The People's Delegation hosted press conferences, town halls with elected U.S. officials, and meetings with other delegations throughout the talks, but also confronted both the formal U.S. delegation (disrupting a U.S. presentation about fossil fuels as solutions to climate change), as well as government leaders like Brown to deliver on climate action promises.
One area the delegation is addressing is climate finance, pushing for countries to meet their climate finance commitments and setting up clearer protocols for loss and damage as a result of climate change and its cascading effects. The Trump administration has said it will not contribute to the Green Climate Fund, which was established within the framework of the UNFCCC to assist developing countries in adaptation and mitigation practices to counter climate change.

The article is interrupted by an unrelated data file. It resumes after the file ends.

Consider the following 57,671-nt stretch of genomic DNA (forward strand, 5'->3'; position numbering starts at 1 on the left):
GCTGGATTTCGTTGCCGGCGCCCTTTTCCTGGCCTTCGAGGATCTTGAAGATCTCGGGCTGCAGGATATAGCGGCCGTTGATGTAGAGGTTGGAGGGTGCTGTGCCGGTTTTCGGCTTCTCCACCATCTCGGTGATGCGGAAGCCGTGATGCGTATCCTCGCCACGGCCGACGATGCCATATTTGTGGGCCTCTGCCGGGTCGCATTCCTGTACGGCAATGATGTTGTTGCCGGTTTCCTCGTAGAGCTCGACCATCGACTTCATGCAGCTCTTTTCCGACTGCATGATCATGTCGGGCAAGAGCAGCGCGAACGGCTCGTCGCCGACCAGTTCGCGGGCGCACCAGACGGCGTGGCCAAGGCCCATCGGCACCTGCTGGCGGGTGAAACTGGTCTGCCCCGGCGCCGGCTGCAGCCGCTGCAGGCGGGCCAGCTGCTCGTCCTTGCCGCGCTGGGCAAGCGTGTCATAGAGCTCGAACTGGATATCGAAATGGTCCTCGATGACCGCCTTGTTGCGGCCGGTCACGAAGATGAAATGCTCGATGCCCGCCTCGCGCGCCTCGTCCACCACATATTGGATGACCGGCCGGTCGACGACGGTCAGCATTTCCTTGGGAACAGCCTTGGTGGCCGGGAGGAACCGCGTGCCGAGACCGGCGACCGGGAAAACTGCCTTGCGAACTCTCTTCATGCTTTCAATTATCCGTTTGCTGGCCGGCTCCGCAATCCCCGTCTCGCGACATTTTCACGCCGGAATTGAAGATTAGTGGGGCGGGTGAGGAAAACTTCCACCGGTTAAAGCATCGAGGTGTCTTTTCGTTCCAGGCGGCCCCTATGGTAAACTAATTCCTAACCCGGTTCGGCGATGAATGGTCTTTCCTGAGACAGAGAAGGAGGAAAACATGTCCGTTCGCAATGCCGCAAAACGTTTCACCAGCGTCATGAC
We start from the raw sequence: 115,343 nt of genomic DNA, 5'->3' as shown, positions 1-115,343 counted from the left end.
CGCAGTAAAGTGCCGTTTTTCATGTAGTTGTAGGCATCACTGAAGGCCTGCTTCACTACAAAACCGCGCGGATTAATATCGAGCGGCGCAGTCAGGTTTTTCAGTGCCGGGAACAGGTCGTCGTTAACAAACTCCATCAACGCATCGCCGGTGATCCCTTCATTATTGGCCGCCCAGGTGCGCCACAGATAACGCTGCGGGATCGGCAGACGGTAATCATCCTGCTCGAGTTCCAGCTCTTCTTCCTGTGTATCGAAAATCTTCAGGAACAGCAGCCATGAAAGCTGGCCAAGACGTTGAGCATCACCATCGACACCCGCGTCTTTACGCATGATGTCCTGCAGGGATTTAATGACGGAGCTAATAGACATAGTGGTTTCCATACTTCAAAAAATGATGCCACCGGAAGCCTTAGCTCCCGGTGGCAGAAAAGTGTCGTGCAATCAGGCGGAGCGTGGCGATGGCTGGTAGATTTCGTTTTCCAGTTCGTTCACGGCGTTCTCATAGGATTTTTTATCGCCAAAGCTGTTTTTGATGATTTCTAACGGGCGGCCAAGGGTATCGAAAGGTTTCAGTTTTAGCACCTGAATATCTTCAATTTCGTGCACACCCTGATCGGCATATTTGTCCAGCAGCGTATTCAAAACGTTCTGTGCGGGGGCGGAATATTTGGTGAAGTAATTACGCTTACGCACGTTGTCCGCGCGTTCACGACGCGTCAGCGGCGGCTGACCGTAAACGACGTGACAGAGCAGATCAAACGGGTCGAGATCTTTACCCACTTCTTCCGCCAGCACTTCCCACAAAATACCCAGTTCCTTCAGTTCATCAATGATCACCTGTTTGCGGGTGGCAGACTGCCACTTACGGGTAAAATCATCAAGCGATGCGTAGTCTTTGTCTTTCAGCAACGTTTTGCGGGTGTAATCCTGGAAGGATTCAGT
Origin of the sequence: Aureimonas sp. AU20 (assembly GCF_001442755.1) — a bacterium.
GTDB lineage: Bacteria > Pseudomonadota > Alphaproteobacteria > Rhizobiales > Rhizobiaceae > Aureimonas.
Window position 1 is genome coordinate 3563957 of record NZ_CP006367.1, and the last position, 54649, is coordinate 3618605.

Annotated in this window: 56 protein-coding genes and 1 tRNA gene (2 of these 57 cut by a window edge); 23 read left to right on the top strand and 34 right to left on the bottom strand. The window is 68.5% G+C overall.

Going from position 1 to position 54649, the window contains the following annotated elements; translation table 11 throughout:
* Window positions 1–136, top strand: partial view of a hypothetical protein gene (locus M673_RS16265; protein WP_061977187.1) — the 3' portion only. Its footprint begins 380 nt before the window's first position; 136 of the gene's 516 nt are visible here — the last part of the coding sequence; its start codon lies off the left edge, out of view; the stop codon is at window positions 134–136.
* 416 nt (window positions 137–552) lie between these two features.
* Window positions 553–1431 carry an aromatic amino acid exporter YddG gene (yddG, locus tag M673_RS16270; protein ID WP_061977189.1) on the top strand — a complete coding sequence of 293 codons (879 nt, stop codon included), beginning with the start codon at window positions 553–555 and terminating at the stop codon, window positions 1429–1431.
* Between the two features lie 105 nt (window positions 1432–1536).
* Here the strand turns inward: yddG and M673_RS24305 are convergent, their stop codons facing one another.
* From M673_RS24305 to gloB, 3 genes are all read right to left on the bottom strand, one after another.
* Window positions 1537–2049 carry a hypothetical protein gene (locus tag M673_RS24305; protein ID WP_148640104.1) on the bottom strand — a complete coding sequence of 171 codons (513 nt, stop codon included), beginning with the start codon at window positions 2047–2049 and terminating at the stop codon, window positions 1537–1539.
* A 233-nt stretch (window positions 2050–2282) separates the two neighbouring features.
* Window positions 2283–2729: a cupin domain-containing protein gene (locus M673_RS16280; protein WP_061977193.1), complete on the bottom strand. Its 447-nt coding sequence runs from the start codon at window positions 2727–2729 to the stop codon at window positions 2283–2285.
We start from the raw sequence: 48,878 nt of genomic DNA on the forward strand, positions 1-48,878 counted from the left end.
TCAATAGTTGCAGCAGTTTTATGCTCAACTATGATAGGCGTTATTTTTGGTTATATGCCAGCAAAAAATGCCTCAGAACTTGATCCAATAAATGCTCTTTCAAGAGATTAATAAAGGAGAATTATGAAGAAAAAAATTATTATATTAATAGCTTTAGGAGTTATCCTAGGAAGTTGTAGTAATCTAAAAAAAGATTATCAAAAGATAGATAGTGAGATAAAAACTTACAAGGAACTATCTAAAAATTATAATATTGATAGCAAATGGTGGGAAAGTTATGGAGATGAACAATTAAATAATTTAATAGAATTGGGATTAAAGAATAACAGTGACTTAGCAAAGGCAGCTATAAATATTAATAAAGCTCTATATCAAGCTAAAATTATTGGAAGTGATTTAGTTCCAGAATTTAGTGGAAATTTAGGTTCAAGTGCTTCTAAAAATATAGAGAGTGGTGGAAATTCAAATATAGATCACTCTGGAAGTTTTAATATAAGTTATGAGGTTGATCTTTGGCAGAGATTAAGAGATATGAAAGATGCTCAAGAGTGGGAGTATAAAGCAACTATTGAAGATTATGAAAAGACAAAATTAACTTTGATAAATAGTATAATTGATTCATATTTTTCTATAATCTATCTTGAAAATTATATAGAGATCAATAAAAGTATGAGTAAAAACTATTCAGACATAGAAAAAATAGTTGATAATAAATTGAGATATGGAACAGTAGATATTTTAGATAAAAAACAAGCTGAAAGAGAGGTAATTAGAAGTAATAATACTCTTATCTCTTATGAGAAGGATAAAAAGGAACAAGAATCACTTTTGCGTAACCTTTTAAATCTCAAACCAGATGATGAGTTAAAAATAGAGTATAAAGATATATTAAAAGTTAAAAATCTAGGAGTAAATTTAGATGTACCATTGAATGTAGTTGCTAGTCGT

"There should be an ongoing fight in Congress to try and get as much money as we can moving in the right direction," says Jamie Henn, the strategic communications director at 350.org.
One such action, Senate Bill 2056 in Massachusetts, would create a check-off option so residents of the state could choose to donate money from their tax return to the Least Developed Countries Fund, the U.N. fund focused on helping communities most vulnerable to the impacts of climate change address their immediate situations, and wouldn't otherwise have the resources to do so.
Another measure is opposing the REDD+ forestry program. Many of the indigenous groups that attended as part of the U.S. People's Delegation remain concerned about the various carbon-offset schemes that the program entails. They contend that these schemes allow polluting facilities, which are often located in low income and people of color communities, to continue polluting and just buy credits.